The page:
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Mad Roger Mad Roger is offline
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Default Need help INTERPRETING these test results police cruiser SAE J866a Chase Test

On Sun, 14 Jan 2018 14:46:53 -0500,
Clare Snyder wrote:

In the end, I don't see any indication whatsoever that anyone here knows
how to properly compare the performance of those $157 and $20 brake pads
and shoes in order to make an intelligent buying decision.

That's kind of a sad revelation for this newsgroup, don't you think?

Not at all. Even a "brake engineer" would not be able to tell ypou
how to tell the good fromthe bad (or less good - don't knowthere is
any "bad"brakes on the market - even a lot of the "counterfeit" stuff
will stop the car).

Hi Clare,
You're actually the *only* one on any of these three newsgroups who knew
the bottom line from the start, which is that we're ****ed when we try to
compare a $157 brake pad with a $20 brake pad.

Everyone loves a number line, which is why people buy batteries by warranty
or why they say the stupid line that "you get what you pay for" when we all
know that a $300 set of speakers at Toyota gets you a crappy speaker
compared to a $50 set at Crutchfields.

So you can never tell by price. You can only tell by quality.
And there's no way to *compare* quality, it seems.

You knew that. Which is why you stick to name brands. Which is fine, as
name brands is just another way of saying you buy by a number line, where
the number line only has parts on the right and left of zero.

Brands to the right of zero you'd buy (e.g., Napa or Wagner) and brands to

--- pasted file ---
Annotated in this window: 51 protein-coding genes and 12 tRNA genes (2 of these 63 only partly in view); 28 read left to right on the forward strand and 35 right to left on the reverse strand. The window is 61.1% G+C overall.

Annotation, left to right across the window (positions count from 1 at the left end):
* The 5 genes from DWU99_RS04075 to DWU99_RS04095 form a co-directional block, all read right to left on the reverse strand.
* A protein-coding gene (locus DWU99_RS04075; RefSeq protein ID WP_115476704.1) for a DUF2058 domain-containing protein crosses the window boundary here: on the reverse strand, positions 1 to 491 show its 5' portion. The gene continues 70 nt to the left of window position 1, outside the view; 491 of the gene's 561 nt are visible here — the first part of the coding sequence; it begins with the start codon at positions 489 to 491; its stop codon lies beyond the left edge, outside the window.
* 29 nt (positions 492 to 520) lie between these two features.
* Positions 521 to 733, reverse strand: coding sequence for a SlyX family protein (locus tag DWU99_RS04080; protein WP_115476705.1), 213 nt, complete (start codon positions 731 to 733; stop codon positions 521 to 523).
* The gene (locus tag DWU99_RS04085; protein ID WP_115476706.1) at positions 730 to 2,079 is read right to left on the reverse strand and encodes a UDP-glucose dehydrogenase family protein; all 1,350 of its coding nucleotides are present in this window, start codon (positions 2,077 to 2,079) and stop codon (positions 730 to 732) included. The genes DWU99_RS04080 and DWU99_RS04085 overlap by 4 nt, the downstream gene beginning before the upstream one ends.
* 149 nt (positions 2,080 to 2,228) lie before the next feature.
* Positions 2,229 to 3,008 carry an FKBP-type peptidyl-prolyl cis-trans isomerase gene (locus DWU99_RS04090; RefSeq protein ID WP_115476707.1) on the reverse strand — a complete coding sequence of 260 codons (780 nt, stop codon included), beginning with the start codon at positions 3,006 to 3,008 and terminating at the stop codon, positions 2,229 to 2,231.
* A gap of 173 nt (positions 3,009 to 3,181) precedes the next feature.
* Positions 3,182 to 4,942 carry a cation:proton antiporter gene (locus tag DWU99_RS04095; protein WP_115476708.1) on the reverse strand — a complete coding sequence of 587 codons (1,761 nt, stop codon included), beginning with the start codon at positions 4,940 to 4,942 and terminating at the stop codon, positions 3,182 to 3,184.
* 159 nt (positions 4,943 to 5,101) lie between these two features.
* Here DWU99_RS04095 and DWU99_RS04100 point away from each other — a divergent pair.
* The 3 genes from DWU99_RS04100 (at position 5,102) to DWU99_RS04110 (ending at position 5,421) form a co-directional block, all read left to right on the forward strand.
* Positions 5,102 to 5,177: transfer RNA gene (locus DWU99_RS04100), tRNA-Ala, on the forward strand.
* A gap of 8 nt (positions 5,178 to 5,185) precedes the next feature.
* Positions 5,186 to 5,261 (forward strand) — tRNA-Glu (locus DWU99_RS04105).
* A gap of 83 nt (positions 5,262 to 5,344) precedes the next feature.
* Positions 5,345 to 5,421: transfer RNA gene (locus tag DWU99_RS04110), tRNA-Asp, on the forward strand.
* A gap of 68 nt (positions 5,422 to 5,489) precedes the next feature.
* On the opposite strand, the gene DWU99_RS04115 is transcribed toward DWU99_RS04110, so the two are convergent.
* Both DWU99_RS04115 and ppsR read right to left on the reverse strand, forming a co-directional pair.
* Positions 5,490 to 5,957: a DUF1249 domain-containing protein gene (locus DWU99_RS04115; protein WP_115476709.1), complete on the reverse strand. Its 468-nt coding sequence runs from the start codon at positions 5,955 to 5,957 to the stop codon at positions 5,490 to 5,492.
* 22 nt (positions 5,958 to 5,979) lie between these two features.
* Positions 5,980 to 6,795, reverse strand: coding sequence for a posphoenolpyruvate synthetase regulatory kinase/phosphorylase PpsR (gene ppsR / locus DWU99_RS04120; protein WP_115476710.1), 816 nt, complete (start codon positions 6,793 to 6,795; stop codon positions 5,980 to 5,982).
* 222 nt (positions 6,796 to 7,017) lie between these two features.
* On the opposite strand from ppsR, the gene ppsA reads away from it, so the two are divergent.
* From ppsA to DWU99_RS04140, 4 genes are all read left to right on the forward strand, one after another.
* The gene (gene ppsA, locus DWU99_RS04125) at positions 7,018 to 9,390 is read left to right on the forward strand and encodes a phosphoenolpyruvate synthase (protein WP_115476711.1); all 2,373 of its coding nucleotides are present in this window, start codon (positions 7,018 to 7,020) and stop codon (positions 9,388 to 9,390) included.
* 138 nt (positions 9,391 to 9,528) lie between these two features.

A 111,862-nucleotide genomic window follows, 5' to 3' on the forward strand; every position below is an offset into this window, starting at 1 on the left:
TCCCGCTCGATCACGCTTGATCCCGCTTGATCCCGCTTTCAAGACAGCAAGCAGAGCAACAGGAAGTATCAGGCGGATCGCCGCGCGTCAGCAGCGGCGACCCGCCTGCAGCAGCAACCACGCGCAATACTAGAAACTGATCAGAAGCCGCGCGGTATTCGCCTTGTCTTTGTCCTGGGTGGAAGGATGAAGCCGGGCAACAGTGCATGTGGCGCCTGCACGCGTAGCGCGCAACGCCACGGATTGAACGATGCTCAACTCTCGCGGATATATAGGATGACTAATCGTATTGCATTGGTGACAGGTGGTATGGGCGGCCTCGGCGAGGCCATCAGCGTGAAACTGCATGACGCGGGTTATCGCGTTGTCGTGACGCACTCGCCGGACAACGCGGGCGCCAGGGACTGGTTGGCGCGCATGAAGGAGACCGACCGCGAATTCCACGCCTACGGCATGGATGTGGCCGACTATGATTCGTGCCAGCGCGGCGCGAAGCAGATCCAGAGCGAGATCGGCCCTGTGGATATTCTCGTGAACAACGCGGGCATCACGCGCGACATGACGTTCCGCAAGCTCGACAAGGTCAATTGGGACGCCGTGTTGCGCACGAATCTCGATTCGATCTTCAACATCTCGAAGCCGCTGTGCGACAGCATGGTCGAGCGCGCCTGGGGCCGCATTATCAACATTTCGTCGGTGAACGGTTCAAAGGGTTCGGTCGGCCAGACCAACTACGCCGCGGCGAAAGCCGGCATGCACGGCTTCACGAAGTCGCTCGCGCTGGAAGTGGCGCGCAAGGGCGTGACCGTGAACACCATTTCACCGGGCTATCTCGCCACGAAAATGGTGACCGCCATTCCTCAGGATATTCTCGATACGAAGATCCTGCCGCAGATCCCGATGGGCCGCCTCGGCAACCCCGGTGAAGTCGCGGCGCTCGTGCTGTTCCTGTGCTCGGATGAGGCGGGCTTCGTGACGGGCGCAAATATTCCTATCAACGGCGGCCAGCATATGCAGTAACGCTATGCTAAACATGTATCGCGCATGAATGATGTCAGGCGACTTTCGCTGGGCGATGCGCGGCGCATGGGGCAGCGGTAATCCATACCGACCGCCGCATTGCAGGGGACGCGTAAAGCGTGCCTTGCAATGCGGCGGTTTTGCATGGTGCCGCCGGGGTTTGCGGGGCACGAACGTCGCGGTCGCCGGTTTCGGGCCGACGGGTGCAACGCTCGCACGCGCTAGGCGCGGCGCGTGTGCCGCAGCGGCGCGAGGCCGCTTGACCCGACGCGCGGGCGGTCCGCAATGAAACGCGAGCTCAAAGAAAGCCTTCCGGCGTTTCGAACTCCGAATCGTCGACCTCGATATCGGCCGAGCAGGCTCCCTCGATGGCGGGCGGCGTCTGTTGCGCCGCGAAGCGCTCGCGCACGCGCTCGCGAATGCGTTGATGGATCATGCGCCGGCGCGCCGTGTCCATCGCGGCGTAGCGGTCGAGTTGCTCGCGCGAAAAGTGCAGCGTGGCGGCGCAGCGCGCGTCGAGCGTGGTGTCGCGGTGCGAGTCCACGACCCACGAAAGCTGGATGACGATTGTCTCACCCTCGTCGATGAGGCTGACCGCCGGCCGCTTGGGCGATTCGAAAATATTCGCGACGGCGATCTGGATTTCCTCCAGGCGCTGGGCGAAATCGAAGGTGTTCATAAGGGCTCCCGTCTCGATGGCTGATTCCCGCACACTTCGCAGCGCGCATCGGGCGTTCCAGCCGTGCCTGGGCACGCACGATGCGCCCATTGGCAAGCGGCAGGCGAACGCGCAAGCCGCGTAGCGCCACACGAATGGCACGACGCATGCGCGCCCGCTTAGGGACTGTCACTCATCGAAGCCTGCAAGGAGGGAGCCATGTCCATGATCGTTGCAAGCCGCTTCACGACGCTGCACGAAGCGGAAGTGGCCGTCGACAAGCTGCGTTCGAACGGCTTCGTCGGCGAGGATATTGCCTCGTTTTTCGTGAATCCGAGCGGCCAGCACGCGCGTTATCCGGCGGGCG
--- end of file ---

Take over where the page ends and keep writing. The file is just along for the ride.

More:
the left you wouldn't buy.

But that sucks too as a determinant although at least with the DOT Edge
Code, we can tell, for sure, which company made the friction material (so
we could tell that an Axxis pad is the same as a PBR which is the same as a
Metal Masters pad, for example).

The "brake engineer" would likely beable to tell
you which of "his" product is better - but not necessarily if his was
betteror worse than another brand.

Yes. That's what the AMECA engineer basically said. He even said, many
times, that the brake engineer might not even know himself, unless he
himself submitted the pad material for testing.

So, basically EVERYONE is buying brake pads completely blind.

If that's not sad to you, it is to me.

Back when I was a Toyota tech and service manager there were at least
2 different formulationsof brake pad that fit numerous Toyota vehicles
of the time - one was used up to a particular production date, and
another after. Both were available as replacement parts, and I always
used the one, regardless of vehicle production date, because it
stopped better and I could install the second and third set without
having to replace rotors. It was a difference between the metal used
in the "semi metallic" lining. One was magnetic - the other had brass
in it.

If you have the DOT Edge Code, we could tell at least who made each